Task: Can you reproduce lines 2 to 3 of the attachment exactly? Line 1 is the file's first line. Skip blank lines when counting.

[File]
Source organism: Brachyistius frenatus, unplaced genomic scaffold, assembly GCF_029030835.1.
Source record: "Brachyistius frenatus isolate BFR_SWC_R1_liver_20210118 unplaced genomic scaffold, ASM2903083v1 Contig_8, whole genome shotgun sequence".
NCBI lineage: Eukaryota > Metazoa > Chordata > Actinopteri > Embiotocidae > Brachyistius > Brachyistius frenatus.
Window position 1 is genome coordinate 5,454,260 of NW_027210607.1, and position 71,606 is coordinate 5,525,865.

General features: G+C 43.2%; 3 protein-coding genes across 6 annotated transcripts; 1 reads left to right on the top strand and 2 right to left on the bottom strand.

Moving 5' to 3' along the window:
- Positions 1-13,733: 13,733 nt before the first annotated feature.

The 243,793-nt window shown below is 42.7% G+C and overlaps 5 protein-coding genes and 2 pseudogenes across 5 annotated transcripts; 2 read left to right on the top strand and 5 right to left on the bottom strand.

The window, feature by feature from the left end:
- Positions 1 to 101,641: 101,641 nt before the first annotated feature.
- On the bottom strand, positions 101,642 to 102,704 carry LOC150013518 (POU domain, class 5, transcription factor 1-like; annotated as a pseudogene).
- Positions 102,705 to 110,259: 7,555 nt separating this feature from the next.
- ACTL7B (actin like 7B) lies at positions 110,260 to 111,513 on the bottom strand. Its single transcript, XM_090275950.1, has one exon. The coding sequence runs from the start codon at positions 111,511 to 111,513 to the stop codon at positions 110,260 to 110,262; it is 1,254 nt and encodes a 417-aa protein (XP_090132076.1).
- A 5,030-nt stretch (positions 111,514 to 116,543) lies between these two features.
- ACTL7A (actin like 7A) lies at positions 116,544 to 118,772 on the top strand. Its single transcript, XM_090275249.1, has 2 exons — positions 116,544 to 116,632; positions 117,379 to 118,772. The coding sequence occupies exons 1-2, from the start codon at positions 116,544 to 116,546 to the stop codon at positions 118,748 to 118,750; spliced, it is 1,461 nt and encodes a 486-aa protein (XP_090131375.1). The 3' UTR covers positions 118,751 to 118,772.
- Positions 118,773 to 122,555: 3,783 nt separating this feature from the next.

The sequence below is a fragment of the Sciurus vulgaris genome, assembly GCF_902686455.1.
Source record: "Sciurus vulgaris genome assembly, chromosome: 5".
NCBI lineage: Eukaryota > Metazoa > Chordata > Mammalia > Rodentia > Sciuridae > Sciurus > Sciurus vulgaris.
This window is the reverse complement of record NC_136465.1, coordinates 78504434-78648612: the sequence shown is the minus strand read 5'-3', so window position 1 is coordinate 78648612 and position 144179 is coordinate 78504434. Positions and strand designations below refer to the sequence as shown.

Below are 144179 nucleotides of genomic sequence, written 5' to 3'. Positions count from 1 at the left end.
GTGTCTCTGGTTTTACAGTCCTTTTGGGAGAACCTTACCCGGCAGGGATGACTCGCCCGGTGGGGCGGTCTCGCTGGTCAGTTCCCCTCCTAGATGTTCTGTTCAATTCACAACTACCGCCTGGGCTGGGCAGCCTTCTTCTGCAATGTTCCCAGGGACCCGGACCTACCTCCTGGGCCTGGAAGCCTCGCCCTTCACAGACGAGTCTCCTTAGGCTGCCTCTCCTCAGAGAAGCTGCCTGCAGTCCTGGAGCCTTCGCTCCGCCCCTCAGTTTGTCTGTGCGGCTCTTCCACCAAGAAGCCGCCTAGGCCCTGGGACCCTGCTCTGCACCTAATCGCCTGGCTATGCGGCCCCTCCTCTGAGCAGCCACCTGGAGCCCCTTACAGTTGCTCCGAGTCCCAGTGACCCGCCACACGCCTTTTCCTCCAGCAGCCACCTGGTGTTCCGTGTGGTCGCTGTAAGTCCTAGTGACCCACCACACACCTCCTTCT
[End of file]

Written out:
Source record: "Brachyistius frenatus isolate BFR_SWC_R1_liver_20210118 unplaced genomic scaffold, ASM2903083v1 Contig_8, whole genome shotgun sequence".
NCBI lineage: Eukaryota > Metazoa > Chordata > Actinopteri > Embiotocidae > Brachyistius > Brachyistius frenatus.